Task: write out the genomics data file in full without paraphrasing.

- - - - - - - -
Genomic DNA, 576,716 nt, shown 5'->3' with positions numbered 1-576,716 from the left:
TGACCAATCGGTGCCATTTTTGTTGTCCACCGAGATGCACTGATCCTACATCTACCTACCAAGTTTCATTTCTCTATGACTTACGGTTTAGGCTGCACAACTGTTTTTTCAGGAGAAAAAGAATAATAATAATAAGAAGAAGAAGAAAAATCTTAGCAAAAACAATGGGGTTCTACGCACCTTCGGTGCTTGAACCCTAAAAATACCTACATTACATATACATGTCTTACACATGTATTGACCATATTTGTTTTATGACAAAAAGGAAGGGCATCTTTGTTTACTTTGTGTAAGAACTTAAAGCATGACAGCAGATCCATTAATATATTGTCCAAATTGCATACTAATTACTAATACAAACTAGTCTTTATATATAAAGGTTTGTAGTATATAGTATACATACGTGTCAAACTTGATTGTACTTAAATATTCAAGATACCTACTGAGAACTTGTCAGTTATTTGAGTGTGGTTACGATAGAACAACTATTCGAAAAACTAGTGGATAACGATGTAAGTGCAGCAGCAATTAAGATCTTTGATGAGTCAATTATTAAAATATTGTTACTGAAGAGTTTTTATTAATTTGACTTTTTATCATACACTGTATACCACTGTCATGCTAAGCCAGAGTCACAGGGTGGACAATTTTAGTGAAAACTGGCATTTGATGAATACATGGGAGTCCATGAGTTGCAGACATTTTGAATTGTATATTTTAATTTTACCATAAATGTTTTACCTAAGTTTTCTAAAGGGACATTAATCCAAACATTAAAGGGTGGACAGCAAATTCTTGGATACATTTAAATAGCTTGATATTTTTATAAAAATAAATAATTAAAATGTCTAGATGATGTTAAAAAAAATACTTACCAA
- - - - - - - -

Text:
Genomic DNA, 576,716 nt, shown 5'->3' with positions numbered 1-576,716 from the left:
TGACCAATCGGTGCCATTTTTGTTGTCCACCGAGATGCACTGATCCTACATCTACCTACCAAGTTTCATTTCTCTATGACTTACGGTTTAGGCTGCACAACTGTTTTTTCAGGAGAAAAAGAATAATAATAATAAGAAGAAGAAGAAAAATCTTAGCAAAAACAATGGGGTTCTACGCACCTTCGGTGCTTGAACCCTAAAAATACCTACATTACATATACATGTCTTACACATGTATTGACCATATTTGTTTTATGACAAAAAGGAAGGGCATCTTTGTTTACTTTGTGTAAGAACTTAAAGCATGACAGCAGATCCATTAATATATTGTCCAAATTGCATACTAATTACTAATACAAACTAGTCTTTATATATAAAGGTTTGTAGTATATAGTATACATACGTGTCAAACTTGATTGTACTTAAATATTCAAGATACCTACTGAGAACTTGTCAGTTATTTGAGTGTGGTTACGATAGAACAACTATTCGAAAAACTAGTGGATAACGATGTAAGTGCAGCAGCAATTAAGATCTTTGATGAGTCAATTATTAAAATATTGTTACTGAAGAGTTTTTATTAATTTGACTTTTTATCATACACTGTATACCACTGTCATGCTAAGCCAGAGTCACAGGGTGGACAATTTTAGTGAAAACTGGCATTTGATGAATACATGGGAGTCCATGAGTTGCAGACATTTTGAATTGTATATTTTAATTTTACCATAAATGTTTTACCTAAGTTTTCTAAAGGGACATTAATCCAAACATTAAAGGGTGGACAGCAAATTCTTGGATACATTTAAATAGCTTGATATTTTTATAAAAATAAATAATTAAAATGTCTAGATGATGTTAAAAAAAATACTTACCAA